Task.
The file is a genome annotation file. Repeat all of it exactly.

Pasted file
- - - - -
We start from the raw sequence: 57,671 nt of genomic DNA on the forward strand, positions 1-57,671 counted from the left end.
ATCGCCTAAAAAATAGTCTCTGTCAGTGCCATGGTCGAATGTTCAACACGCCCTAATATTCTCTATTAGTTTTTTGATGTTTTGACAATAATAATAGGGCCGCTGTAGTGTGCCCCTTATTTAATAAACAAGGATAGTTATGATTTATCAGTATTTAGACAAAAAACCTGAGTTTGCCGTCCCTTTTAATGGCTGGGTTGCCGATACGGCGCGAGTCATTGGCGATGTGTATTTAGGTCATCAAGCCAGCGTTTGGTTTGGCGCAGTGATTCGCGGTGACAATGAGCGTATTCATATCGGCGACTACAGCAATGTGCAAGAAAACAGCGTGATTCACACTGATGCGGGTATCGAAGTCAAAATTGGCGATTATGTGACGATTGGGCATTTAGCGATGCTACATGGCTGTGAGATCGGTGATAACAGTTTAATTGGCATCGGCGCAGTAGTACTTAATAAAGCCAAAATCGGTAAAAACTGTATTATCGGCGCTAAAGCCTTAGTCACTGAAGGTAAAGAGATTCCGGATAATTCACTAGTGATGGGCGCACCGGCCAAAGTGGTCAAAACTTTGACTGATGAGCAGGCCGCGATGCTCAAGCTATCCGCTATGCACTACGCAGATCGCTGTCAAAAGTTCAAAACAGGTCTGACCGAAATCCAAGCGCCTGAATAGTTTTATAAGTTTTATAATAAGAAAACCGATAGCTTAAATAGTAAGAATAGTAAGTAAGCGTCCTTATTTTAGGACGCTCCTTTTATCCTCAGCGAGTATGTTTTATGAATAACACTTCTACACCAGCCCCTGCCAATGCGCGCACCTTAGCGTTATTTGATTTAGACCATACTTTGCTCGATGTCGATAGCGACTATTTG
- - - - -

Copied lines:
We start from the raw sequence: 57,671 nt of genomic DNA on the forward strand, positions 1-57,671 counted from the left end.
ATCGCCTAAAAAATAGTCTCTGTCAGTGCCATGGTCGAATGTTCAACACGCCCTAATATTCTCTATTAGTTTTTTGATGTTTTGACAATAATAATAGGGCCGCTGTAGTGTGCCCCTTATTTAATAAACAAGGATAGTTATGATTTATCAGTATTTAGACAAAAAACCTGAGTTTGCCGTCCCTTTTAATGGCTGGGTTGCCGATACGGCGCGAGTCATTGGCGATGTGTATTTAGGTCATCAAGCCAGCGTTTGGTTTGGCGCAGTGATTCGCGGTGACAATGAGCGTATTCATATCGGCGACTACAGCAATGTGCAAGAAAACAGCGTGATTCACACTGATGCGGGTATCGAAGTCAAAATTGGCGATTATGTGACGATTGGGCATTTAGCGATGCTACATGGCTGTGAGATCGGTGATAACAGTTTAATTGGCATCGGCGCAGTAGTACTTAATAAAGCCAAAATCGGTAAAAACTGTATTATCGGCGCTAAAGCCTTAGTCACTGAAGGTAAAGAGATTCCGGATAATTCACTAGTGATGGGCGCACCGGCCAAAGTGGTCAAAACTTTGACTGATGAGCAGGCCGCGATGCTCAAGCTATCCGCTATGCACTACGCAGATCGCTGTCAAAAGTTCAAAACAGGTCTGACCGAAATCCAAGCGCCTGAATAGTTTTATAAGTTTTATAATAAGAAAACCGATAGCTTAAATAGTAAGAATAGTAAGTAAGCGTCCTTATTTTAGGACGCTCCTTTTATCCTCAGCGAGTATGTTTTATGAATAACACTTCTACACCAGCCCCTGCCAATGCGCGCACCTTAGCGTTATTTGATTTAGACCATACTTTGCTCGATGTCGATAGCGACTATTTG